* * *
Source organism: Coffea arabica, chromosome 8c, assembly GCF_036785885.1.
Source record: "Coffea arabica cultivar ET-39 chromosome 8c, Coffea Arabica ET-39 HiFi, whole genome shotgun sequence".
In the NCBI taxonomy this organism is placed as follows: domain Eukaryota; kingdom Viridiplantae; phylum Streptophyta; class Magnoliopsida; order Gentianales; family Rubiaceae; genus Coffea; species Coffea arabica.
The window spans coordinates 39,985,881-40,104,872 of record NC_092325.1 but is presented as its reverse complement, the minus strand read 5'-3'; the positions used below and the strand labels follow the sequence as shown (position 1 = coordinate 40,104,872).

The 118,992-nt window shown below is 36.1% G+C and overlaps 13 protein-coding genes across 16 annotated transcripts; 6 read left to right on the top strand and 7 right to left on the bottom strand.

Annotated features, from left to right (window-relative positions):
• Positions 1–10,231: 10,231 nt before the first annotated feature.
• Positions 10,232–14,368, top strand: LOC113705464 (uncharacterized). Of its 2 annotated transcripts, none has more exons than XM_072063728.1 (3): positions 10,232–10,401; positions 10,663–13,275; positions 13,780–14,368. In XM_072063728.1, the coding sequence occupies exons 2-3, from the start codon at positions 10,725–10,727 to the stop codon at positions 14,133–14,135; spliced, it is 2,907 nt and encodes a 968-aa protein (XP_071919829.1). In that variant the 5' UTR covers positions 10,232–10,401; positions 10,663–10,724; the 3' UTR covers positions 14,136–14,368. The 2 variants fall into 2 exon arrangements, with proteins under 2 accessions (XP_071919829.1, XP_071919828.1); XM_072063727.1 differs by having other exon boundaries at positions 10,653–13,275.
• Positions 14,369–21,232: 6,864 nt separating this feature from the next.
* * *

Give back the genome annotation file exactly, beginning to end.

Source organism: Coffea arabica, chromosome 8c, assembly GCF_036785885.1.
Source record: "Coffea arabica cultivar ET-39 chromosome 8c, Coffea Arabica ET-39 HiFi, whole genome shotgun sequence".
In the NCBI taxonomy this organism is placed as follows: domain Eukaryota; kingdom Viridiplantae; phylum Streptophyta; class Magnoliopsida; order Gentianales; family Rubiaceae; genus Coffea; species Coffea arabica.
The window spans coordinates 39,985,881-40,104,872 of record NC_092325.1 but is presented as its reverse complement, the minus strand read 5'-3'; the positions used below and the strand labels follow the sequence as shown (position 1 = coordinate 40,104,872).

The 118,992-nt window shown below is 36.1% G+C and overlaps 13 protein-coding genes across 16 annotated transcripts; 6 read left to right on the top strand and 7 right to left on the bottom strand.

Annotated features, from left to right (window-relative positions):
• Positions 1–10,231: 10,231 nt before the first annotated feature.
• Positions 10,232–14,368, top strand: LOC113705464 (uncharacterized). Of its 2 annotated transcripts, none has more exons than XM_072063728.1 (3): positions 10,232–10,401; positions 10,663–13,275; positions 13,780–14,368. In XM_072063728.1, the coding sequence occupies exons 2-3, from the start codon at positions 10,725–10,727 to the stop codon at positions 14,133–14,135; spliced, it is 2,907 nt and encodes a 968-aa protein (XP_071919829.1). In that variant the 5' UTR covers positions 10,232–10,401; positions 10,663–10,724; the 3' UTR covers positions 14,136–14,368. The 2 variants fall into 2 exon arrangements, with proteins under 2 accessions (XP_071919829.1, XP_071919828.1); XM_072063727.1 differs by having other exon boundaries at positions 10,653–13,275.
• Positions 14,369–21,232: 6,864 nt separating this feature from the next.